Recently, Michele Cahill, vice president for national program and program director of urban education at Carnegie Corporation of New York, wrote about the importance of an ecosystem in education, asking: What will take the smart innovations in education to scale?
Her answer: networks.
“I have come to see that an ecosystem for learning is essential. . . . At the heart of an ecosystem for learning is an ability to draw upon the assets of an entire city or community to support students as they grapple with the two primary tasks of adolescence: building competencies and forming their identities,” said Cahill.
That sounds a lot like what the Remake Learning community is doing, along with the Hive Learning Network, in Pittsburgh.
The collaboration between groups, with different and complementary areas of expertise, creates opportunities, Cahill writes, for kids to have:
“relationships with adults and experiences that literally expand the world that is well-known to them through connections with cultural organizations, professional and business settings, science and technical organizations, or community services. Students have opportunities to take on new roles and try out identities that can motivate them and build confidence and effort.”
Katz and Wagner stress the centrality of this kind of ecosystem of networks as well, including them as one of the three features of any innovation district. Networks, they write, “fuel innovation because they strengthen trust and collaboration within and across companies and industry clusters” and “provide information for new discoveries.”
The networks of museums, educators, scientists, and artists that make up the ecosystem in Pittsburgh have always existed, but the Remake Learning initiative has taken them a step further. The Sprout Fund ensures that the individual networks are stitched together in new and specific ways. It also introduces groups that haven’t thought about working together and helps support new relationships while strengthening old ones.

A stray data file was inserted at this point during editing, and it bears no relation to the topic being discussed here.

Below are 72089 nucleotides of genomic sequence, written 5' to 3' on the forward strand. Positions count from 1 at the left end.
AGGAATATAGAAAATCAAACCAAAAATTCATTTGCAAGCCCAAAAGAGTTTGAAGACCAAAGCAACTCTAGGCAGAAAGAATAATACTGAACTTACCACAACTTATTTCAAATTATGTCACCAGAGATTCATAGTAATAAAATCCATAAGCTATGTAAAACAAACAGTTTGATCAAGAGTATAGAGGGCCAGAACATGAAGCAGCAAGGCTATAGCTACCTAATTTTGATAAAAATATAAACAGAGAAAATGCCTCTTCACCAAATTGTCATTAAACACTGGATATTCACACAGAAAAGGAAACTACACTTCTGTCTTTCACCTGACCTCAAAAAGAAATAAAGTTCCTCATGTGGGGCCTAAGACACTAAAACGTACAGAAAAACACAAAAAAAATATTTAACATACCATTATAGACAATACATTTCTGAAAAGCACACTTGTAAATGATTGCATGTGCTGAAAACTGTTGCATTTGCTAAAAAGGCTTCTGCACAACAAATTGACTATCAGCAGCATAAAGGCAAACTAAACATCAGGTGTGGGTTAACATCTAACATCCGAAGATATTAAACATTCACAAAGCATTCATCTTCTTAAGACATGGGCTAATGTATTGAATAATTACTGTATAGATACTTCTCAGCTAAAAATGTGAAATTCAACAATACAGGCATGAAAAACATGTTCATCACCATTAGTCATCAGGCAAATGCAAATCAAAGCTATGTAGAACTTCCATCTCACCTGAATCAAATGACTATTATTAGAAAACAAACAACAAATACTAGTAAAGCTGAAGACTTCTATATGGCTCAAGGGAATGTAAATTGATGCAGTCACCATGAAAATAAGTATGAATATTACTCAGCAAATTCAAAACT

In essence, the Sprout Fund and Remake Learning nurture and develop both the loose and strong ties that every network needs to be healthy.
If you’re looking for a job, you need close friends and associates who can vouch for you, but you also need a wide and diffuse network to hear about a bigger pool of job openings. The same is true for innovation. Too familiar, and the group gets stuck in a rut. Not familiar enough, and it’s hard to get traction for an idea.
In their book “Connected: The Surprising Power of Our Social Networks and How They Shape Our Lives,” Nicholas Christakis and James Fowler stress this point:
“Teams made up of individuals who had never before worked together fared poorly, greatly increasing the chance of a flop. These networks were not well connected and contained mostly weak ties. At the other extreme, groups made up of individuals who had all worked together previously also tended to create musicals that were unsuccessful. Because these groups lacked creative input from the outside, they tended to rehash the same ideas that they used the first time they worked together.”
That’s why the Remake Learning network mixes groups that share different cultures and missions and that have seldom, if ever, worked together. It strives for that in-between sweet spot “that combines the diversity of new team members with the stability of previously formed relationships,” as Christakis and Fowler put it.
The Remake Learning ecosystem plays another role for an innovation district. Call it the farm team. The network of museums, science centers, maker spaces, schools, and other like-minded entrepreneurs is creating the future talent that will be renting the shared office space in the innovation districts in years to come.